T. rex's neck was powerful enough to hunt and attack
A new study suggests that the Tyrannosaurus rex did not need proper arms, because its head and neck were so powerful.
Tyrannosaurs, the family of big predatory dinosaurs that includes T. rex, had necks that were similar to those of modern birds.
So by studying how birds feed, Eric Snively of the University of Wisconsin-La Crosse and his colleagues were able to reconstruct how T. rex went about making a kill, New Scientist reported.
Snively placed electrodes on the skin of a dozen birds from 10 different species, ranging from domestic chickens to bald eagles. That allowed him to identify the precise muscle movements underlying each stage of feeding.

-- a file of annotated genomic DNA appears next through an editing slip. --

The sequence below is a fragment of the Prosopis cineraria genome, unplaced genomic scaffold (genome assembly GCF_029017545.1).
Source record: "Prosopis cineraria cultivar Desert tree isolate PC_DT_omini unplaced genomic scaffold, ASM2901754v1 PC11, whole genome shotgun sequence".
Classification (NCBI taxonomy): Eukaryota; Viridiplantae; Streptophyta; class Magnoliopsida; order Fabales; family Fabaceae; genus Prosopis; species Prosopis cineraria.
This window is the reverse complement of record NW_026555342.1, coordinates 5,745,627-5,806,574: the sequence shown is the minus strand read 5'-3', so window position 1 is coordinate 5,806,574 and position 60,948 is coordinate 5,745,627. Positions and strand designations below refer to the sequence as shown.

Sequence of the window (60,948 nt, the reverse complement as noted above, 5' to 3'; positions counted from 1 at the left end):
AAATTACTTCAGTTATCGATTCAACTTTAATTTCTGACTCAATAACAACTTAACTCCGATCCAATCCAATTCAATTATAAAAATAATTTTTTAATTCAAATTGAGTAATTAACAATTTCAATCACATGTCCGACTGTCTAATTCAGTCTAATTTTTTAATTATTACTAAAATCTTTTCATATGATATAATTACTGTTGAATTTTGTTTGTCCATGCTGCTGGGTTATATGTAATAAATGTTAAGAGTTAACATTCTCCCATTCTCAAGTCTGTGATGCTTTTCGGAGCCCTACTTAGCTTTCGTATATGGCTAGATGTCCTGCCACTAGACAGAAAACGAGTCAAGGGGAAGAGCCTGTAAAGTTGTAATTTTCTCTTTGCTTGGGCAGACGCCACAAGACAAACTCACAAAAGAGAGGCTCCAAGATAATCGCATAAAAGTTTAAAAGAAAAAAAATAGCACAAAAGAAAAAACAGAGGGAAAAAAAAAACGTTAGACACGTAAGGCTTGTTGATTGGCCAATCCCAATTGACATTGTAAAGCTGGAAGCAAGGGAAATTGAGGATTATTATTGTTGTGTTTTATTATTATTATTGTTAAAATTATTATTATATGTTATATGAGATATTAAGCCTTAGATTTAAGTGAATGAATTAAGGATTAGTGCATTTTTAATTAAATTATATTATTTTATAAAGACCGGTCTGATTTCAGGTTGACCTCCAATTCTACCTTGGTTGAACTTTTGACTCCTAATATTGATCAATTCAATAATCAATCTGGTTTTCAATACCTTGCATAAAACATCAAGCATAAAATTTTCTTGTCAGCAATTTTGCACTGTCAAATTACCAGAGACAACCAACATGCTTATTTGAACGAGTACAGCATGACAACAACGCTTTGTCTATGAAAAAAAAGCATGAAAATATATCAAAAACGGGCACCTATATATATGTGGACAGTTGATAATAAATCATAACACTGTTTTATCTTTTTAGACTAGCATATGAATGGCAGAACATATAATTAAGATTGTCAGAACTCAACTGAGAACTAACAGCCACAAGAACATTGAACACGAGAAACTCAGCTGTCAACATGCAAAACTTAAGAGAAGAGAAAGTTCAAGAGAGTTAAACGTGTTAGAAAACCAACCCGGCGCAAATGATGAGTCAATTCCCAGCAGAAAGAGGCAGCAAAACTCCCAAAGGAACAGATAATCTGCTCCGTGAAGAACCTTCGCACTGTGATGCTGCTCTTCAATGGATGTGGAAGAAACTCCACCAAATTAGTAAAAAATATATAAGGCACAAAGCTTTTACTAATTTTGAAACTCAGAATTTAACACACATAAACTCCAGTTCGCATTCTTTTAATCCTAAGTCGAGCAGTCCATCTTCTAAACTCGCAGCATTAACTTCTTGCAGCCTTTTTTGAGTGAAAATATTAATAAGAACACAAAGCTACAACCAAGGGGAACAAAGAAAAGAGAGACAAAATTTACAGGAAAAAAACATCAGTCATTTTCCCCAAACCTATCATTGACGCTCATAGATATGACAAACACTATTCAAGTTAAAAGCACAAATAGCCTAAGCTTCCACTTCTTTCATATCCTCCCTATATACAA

Snively found that the birds often raised their heads and fixed their vision on the prey before lowering their heads to attack.
T. rex had most of the same muscles, suggesting it could perform the same movements. That would also include raising its head, thrusting it upwards and pulling back with its legs once it has taken a bite.
Many of the birds also shook their necks, and the main muscle involved was found in the necks of tyrannosaurs.
The findings are published in the Journal of Zoology.
(Posted on 16-04-2014)
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